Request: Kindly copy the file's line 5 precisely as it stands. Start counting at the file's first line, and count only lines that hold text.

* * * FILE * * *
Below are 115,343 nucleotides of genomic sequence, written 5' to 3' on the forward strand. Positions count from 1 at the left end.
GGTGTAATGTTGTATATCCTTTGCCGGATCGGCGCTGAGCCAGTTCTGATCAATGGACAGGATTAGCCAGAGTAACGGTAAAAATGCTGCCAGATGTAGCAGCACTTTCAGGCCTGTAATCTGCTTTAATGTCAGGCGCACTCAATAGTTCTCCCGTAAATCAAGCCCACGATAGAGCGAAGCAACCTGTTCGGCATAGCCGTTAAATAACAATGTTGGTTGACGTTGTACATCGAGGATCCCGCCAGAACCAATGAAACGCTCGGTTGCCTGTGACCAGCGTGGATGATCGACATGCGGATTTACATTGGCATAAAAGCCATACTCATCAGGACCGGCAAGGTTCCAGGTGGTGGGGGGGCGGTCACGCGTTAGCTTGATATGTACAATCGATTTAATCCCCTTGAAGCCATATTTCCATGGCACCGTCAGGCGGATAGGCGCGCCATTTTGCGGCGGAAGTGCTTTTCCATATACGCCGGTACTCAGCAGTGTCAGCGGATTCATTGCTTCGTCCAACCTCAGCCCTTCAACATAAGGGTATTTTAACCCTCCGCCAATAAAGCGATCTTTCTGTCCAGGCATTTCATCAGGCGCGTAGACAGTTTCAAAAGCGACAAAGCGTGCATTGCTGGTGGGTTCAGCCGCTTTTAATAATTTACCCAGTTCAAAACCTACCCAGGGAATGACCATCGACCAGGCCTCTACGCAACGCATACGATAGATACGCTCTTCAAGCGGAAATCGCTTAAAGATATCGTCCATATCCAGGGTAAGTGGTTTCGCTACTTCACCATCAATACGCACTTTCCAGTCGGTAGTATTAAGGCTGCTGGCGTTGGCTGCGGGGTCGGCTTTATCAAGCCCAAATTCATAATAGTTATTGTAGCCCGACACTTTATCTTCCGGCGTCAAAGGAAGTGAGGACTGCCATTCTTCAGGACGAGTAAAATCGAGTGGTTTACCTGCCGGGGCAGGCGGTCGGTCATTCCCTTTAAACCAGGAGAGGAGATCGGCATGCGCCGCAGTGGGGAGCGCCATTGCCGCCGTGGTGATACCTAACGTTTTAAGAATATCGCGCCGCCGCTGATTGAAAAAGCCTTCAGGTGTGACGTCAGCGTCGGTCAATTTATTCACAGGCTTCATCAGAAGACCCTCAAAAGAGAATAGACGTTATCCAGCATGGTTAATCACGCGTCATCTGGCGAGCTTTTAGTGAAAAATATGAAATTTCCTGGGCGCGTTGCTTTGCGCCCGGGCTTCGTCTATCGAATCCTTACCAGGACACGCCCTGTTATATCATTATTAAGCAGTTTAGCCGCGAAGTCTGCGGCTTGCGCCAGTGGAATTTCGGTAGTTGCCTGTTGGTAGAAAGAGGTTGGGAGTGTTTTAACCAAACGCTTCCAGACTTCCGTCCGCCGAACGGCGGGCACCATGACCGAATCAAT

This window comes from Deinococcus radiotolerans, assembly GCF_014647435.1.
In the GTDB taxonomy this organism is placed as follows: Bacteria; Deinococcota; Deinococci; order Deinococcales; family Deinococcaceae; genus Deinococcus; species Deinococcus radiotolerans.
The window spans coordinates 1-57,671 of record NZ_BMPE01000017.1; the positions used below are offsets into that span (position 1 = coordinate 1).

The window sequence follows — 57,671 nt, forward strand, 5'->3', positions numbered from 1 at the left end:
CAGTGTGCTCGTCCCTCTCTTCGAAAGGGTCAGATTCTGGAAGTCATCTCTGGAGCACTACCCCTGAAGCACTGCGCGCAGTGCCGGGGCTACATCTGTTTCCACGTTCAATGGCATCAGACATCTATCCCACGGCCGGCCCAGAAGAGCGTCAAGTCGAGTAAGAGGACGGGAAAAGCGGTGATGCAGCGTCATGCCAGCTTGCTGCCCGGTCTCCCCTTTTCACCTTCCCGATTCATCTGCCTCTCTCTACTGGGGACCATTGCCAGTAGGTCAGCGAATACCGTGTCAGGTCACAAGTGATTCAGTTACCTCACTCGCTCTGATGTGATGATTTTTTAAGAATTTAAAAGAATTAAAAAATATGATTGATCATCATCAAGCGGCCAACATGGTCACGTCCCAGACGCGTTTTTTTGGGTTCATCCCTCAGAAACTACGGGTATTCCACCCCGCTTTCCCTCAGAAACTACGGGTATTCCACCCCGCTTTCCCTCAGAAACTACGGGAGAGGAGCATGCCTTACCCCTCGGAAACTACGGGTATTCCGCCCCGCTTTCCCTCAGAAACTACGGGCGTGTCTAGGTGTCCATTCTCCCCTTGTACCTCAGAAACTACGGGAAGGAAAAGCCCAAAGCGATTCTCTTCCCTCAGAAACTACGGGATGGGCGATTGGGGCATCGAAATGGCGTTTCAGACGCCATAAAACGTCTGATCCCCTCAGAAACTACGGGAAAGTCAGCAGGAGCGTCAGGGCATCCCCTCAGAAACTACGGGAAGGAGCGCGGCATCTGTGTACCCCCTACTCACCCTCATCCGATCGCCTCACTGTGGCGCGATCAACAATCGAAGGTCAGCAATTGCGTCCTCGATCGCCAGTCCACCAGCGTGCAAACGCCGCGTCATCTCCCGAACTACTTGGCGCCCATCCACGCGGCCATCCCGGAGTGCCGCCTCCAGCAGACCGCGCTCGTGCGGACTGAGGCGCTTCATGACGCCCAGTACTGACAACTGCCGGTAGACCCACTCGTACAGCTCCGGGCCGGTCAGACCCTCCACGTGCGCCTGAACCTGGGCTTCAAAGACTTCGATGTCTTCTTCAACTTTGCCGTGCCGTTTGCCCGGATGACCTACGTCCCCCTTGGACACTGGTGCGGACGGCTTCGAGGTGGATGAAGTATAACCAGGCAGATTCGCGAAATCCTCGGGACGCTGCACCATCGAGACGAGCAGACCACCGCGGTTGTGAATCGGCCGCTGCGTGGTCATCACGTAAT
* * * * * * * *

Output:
The window spans coordinates 1-57,671 of record NZ_BMPE01000017.1; the positions used below are offsets into that span (position 1 = coordinate 1).